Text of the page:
The Youngest Inaugural Poet

Amanda Gorman delivers stellar spoken-word piece at Presidential Inauguration


Sruthi Ramesh

Amanda Gorman started off her speech by asking, “When day comes, we ask ourselves where can we find light in this never-ending shade?”

Kyndall Stubblefield, Reporter

On Jan. 20, Amanda Gorman read her original poem “The Hill We Climb,” as she stood on Capitol Hill and commemorated the Inauguration of Joe Biden and Kamala Harris.

Gorman is only 22 years old and is already an award-winning poet, published author, cum laude graduate of Harvard University, and of course, has been named National Youth Poet Laureate. Through her inauguration poem, she reminded people that our hopes and dreams can be achieved through unity and harmony. 

She used many writing styles to create vivid images of the country we can create. But the most significant to me was her use of rhymes.

 “Somehow we’ve weathered and witnessed, a nation that isn’t broken, but simply unfinished.”  This line specifically really highlights how we, as American citizens, have “weathered” through the hard times we have been faced with. This doesn’t mean that our country is broken though, it just means that we need to work harder to solve our problems.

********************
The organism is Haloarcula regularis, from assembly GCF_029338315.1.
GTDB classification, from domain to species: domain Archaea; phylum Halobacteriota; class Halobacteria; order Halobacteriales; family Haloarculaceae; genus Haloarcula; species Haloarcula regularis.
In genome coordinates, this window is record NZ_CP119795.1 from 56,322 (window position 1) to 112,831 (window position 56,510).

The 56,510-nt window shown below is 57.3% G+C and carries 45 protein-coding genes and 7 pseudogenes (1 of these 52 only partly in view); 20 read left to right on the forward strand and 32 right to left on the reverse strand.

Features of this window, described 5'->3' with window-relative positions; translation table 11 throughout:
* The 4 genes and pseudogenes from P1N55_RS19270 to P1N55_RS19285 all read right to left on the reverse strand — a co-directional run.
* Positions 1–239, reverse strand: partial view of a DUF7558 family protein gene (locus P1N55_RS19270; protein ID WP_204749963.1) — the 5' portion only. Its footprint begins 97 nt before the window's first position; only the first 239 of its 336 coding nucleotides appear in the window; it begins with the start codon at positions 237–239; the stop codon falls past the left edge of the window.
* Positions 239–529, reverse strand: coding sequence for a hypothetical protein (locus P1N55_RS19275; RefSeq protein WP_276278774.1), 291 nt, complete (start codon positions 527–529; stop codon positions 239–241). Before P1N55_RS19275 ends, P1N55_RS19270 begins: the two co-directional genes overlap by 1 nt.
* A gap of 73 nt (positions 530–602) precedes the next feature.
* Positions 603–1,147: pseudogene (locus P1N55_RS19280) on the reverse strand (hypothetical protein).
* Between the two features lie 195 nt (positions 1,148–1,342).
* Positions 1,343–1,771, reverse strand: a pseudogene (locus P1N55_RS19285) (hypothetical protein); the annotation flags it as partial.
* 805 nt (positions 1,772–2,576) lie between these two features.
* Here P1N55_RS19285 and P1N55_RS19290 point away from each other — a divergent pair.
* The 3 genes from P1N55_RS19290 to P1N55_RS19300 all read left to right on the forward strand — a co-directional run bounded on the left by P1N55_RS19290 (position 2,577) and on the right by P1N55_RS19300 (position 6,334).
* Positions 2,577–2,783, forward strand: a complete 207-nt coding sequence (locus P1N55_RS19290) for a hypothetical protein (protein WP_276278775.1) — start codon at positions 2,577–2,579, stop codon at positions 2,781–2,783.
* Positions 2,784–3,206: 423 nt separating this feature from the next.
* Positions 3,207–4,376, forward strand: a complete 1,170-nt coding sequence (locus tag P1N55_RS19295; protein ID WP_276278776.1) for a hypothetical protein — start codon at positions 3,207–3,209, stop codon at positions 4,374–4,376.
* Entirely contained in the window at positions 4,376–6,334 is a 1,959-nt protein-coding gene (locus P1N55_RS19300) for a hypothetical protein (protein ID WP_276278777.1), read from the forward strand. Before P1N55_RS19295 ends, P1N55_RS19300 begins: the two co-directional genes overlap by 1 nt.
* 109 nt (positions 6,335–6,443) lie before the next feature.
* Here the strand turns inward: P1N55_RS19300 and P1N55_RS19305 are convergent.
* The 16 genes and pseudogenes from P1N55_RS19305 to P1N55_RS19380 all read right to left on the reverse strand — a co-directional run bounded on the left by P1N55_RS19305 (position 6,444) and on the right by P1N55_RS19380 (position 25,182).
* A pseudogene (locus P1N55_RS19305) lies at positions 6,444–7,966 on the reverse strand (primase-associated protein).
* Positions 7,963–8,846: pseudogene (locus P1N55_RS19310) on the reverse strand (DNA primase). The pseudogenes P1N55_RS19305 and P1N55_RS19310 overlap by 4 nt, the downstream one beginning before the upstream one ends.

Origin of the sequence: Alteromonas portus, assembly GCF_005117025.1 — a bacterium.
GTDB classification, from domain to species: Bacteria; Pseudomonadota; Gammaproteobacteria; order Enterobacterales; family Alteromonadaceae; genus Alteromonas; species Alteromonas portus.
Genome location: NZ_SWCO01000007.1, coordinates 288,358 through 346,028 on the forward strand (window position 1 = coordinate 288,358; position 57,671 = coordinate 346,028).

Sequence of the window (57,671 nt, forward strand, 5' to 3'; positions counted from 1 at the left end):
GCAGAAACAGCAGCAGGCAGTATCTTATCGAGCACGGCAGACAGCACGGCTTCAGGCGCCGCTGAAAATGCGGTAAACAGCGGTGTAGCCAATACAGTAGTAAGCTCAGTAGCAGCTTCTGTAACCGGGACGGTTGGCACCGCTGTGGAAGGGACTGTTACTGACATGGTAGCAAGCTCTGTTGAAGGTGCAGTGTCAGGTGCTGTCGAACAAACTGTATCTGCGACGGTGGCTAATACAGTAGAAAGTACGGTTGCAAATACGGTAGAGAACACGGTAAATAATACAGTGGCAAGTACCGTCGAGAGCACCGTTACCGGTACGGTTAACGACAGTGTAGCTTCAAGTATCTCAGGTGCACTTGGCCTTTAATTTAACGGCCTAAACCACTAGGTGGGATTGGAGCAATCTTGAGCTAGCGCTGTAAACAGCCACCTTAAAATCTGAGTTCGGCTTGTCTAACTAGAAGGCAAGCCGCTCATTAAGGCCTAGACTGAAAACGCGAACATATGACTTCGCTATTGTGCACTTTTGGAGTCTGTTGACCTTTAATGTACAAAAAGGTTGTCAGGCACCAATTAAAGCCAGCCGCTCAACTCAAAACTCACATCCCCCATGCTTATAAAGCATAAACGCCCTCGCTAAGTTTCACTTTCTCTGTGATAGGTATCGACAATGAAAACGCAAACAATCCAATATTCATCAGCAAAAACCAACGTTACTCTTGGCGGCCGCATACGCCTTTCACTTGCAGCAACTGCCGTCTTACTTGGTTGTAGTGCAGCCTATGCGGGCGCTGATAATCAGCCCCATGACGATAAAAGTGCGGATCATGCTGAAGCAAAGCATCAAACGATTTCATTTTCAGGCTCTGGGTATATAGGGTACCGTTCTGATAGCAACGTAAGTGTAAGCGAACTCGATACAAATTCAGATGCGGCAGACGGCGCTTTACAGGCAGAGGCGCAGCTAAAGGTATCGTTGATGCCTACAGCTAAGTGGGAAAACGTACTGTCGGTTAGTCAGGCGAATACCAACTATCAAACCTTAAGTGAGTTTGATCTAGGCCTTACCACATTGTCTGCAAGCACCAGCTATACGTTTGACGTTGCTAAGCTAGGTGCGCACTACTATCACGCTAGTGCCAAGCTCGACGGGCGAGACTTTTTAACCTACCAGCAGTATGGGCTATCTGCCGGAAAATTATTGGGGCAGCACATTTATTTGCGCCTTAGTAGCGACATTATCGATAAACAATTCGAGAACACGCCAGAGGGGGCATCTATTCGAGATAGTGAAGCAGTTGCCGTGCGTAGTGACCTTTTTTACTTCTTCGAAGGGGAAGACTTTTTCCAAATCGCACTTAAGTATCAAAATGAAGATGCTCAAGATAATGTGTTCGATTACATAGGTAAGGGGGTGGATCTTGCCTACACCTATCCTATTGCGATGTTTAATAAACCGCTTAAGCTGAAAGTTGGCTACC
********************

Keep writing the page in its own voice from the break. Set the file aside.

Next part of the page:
Her use of alliteration also shined- “That even as we grieved, we grew, that even as we hurt, we hoped, that even as we tired, we tried.” Gorman highlighted how we as a nation have been hurt, tired, and pained, but through it all, we grew, hoped, and continued to try for a better future.

The poem “The Hill We Climb” addresses current events in a lyrically-beautiful manner. Gorman makes references to past events and gives inspiration to all in her melodic verses.

When day comes, we step out of the shade, aflame and unafraid. The new dawn blooms as we free it. For there is always light, if only we’re brave enough to see it. If only we’re brave enough to be it.”

— Amanda Gorman